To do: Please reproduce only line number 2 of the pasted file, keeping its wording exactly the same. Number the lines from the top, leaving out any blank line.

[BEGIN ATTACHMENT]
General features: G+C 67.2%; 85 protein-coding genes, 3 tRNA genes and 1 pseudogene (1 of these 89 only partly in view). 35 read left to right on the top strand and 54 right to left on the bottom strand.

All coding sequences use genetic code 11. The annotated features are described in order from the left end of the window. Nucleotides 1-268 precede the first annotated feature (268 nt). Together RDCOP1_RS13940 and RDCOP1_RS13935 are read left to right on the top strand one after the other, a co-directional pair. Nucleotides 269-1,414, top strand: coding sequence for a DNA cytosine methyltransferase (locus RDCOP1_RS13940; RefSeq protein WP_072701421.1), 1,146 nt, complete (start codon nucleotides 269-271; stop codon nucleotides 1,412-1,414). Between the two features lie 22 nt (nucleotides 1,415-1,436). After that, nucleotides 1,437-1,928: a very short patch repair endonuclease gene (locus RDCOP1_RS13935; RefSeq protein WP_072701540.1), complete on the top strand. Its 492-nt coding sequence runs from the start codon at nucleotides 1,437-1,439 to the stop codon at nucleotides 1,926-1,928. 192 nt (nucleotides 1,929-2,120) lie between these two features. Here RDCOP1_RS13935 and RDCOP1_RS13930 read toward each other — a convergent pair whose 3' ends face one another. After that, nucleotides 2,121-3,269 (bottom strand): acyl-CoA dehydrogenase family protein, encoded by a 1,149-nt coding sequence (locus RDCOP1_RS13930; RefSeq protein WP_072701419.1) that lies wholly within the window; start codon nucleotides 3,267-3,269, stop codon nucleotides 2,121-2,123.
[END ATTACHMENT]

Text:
All coding sequences use genetic code 11. The annotated features are described in order from the left end of the window. Nucleotides 1-268 precede the first annotated feature (268 nt). Together RDCOP1_RS13940 and RDCOP1_RS13935 are read left to right on the top strand one after the other, a co-directional pair. Nucleotides 269-1,414, top strand: coding sequence for a DNA cytosine methyltransferase (locus RDCOP1_RS13940; RefSeq protein WP_072701421.1), 1,146 nt, complete (start codon nucleotides 269-271; stop codon nucleotides 1,412-1,414). Between the two features lie 22 nt (nucleotides 1,415-1,436). After that, nucleotides 1,437-1,928: a very short patch repair endonuclease gene (locus RDCOP1_RS13935; RefSeq protein WP_072701540.1), complete on the top strand. Its 492-nt coding sequence runs from the start codon at nucleotides 1,437-1,439 to the stop codon at nucleotides 1,926-1,928. 192 nt (nucleotides 1,929-2,120) lie between these two features. Here RDCOP1_RS13935 and RDCOP1_RS13930 read toward each other — a convergent pair whose 3' ends face one another. After that, nucleotides 2,121-3,269 (bottom strand): acyl-CoA dehydrogenase family protein, encoded by a 1,149-nt coding sequence (locus RDCOP1_RS13930; RefSeq protein WP_072701419.1) that lies wholly within the window; start codon nucleotides 3,267-3,269, stop codon nucleotides 2,121-2,123.